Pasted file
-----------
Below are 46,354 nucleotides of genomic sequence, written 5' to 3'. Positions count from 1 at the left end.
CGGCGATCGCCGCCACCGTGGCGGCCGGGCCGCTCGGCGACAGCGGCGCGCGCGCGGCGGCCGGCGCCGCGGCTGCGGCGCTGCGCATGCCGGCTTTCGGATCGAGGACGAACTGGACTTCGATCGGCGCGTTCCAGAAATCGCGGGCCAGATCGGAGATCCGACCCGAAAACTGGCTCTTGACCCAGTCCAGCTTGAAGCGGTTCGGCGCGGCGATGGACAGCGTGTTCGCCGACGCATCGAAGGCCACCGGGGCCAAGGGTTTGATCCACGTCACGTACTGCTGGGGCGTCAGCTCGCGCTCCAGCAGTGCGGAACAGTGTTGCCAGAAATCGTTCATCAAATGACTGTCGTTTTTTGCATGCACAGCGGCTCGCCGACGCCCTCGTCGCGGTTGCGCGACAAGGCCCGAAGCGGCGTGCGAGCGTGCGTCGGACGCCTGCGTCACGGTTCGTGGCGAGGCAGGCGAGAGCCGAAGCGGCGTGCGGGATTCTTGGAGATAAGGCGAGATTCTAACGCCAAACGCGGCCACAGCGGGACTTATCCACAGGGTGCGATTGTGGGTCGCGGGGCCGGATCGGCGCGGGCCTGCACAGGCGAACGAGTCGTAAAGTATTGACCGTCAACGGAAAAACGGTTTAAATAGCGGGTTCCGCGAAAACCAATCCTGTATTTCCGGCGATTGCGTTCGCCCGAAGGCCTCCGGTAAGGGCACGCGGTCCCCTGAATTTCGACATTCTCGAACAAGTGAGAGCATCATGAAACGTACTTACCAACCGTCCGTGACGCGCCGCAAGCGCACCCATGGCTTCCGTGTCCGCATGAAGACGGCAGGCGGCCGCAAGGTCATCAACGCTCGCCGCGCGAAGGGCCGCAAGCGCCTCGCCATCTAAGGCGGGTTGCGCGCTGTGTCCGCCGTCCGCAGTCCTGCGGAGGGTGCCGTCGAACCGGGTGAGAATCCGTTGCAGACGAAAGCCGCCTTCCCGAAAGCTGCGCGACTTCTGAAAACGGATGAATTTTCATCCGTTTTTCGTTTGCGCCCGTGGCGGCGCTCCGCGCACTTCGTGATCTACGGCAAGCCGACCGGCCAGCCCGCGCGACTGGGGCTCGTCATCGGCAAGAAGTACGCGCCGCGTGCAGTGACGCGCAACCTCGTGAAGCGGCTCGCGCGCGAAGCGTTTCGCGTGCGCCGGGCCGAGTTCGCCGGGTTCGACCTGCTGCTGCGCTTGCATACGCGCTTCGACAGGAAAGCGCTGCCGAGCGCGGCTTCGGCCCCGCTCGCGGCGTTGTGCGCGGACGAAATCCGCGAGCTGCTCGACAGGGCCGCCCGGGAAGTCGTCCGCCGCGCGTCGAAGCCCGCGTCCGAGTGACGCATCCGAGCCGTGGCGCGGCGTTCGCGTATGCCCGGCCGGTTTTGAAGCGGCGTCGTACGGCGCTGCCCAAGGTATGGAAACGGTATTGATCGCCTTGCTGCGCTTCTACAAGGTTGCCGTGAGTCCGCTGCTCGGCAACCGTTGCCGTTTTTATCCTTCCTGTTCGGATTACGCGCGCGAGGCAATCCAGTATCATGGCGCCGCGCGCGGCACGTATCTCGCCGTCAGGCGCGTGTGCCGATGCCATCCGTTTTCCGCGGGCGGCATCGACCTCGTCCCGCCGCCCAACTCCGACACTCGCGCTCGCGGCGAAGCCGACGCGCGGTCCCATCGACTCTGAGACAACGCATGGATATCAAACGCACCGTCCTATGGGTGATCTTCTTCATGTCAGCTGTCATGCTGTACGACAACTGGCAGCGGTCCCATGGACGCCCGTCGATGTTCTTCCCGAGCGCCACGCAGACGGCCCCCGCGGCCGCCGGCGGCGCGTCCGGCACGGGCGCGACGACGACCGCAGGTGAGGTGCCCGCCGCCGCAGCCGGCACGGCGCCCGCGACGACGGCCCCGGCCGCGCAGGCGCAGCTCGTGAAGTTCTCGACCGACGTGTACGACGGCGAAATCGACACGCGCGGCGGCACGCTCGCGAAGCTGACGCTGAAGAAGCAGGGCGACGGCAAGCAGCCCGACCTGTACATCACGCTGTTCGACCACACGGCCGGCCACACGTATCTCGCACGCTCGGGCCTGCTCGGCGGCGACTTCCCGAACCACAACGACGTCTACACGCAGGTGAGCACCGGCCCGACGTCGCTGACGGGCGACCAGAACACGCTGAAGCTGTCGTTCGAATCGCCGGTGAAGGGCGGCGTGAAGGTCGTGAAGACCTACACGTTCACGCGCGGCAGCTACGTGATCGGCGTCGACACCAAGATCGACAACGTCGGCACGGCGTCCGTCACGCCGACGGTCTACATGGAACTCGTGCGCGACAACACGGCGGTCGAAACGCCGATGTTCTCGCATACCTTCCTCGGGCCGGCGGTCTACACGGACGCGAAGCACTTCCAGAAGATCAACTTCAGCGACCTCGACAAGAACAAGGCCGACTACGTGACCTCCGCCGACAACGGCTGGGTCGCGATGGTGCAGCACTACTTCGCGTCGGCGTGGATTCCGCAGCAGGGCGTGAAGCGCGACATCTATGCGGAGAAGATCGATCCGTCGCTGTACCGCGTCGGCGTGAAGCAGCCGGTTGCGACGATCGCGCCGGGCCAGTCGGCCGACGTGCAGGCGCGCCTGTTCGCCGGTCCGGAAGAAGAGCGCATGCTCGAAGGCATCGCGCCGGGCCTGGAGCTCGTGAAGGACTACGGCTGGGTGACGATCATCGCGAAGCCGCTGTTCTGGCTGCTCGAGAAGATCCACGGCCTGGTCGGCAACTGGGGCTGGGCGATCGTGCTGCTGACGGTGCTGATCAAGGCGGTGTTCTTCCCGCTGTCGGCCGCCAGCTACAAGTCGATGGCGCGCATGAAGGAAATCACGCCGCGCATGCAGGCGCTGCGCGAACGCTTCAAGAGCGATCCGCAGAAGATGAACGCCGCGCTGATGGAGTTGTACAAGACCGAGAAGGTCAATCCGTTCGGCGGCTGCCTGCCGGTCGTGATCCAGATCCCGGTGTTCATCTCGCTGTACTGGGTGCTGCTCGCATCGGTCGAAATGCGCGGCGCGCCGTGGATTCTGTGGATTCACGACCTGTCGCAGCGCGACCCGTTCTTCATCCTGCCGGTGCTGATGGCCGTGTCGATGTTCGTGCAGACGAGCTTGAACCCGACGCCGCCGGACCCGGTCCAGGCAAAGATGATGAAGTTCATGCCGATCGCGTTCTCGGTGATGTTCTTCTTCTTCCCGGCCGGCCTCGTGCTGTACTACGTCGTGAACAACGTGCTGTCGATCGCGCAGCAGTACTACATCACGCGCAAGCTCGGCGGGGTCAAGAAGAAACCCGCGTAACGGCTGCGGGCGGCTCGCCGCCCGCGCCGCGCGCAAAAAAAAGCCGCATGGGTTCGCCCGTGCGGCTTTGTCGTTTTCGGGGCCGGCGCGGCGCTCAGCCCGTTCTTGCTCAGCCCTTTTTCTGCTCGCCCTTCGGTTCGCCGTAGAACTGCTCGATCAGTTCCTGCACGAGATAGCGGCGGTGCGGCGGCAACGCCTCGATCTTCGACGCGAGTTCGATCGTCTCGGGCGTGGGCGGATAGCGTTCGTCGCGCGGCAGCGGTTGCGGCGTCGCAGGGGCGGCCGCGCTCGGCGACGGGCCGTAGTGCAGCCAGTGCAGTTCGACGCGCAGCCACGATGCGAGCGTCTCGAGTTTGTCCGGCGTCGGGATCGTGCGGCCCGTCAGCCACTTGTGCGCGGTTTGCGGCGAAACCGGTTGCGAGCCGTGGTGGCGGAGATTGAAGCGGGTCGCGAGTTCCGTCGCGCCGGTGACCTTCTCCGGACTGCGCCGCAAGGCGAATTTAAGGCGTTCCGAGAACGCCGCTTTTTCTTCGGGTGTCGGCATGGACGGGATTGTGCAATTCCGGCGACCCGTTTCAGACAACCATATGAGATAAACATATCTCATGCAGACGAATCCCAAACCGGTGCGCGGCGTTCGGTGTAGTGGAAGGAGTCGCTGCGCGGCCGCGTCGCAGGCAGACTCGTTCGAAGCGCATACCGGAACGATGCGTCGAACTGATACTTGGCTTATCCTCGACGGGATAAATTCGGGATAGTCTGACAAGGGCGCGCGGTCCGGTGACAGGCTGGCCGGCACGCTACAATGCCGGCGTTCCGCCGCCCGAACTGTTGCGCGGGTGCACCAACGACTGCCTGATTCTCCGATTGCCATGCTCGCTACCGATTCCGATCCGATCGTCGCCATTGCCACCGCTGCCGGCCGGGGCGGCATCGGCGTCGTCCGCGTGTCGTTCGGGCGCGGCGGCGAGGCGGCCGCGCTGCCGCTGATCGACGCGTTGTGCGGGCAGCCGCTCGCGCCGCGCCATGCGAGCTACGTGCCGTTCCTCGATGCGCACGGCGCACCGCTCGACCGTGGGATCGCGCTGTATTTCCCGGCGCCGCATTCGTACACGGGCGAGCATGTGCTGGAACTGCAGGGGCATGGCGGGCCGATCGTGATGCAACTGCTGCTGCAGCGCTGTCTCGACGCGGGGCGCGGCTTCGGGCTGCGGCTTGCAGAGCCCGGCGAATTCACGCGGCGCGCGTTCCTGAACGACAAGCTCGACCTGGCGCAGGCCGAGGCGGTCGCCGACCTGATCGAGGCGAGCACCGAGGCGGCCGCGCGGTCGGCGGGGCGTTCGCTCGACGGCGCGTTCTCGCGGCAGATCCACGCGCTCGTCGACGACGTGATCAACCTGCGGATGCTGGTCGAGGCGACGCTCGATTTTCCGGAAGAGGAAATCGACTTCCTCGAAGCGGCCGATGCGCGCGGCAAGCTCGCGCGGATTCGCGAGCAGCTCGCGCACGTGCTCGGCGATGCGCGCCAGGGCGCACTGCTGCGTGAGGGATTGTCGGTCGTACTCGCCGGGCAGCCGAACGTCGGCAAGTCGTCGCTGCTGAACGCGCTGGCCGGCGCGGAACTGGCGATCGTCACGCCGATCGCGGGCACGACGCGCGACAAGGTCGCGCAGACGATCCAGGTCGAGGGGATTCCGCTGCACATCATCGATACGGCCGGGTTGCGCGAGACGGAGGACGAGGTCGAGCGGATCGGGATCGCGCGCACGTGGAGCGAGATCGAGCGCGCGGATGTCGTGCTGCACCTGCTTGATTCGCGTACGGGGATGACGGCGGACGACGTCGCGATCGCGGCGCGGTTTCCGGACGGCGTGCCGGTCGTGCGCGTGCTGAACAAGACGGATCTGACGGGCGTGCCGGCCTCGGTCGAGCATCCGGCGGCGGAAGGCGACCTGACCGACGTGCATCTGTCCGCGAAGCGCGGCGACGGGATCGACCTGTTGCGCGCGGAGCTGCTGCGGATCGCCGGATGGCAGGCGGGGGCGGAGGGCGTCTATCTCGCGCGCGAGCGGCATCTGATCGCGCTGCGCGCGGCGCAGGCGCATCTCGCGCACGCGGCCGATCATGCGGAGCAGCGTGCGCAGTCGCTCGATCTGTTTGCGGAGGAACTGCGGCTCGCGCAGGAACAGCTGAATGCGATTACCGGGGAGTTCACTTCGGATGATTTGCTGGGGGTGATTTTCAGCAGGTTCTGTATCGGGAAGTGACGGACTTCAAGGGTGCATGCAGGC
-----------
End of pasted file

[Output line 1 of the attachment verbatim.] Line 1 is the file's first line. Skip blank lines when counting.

Below are 46,354 nucleotides of genomic sequence, written 5' to 3'. Positions count from 1 at the left end.